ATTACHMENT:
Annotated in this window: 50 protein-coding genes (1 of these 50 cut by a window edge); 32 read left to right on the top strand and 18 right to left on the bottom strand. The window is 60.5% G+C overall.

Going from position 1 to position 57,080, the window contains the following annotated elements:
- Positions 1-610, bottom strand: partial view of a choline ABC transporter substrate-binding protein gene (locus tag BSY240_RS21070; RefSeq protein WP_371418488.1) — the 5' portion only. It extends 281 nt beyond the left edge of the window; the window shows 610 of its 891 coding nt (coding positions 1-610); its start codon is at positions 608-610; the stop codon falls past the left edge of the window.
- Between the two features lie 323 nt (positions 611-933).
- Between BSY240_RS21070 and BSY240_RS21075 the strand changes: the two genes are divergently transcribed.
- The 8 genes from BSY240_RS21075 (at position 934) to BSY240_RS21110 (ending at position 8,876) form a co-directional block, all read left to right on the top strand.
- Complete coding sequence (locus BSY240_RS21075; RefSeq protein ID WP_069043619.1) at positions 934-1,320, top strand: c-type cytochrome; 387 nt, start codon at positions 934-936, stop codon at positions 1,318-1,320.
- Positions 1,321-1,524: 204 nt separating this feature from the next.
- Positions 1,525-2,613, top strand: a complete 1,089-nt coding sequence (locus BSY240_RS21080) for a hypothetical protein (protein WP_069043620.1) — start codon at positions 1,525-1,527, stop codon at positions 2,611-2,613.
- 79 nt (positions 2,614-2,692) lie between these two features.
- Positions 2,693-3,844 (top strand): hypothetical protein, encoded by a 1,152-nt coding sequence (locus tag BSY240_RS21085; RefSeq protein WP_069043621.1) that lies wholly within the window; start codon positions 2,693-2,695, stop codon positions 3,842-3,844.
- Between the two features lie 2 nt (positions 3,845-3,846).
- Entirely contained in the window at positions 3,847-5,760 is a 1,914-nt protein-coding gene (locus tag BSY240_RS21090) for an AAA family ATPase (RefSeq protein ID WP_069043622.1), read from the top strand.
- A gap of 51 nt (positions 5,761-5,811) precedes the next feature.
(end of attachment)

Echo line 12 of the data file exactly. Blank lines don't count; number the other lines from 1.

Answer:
- Between the two features lie 2 nt (positions 3,845-3,846).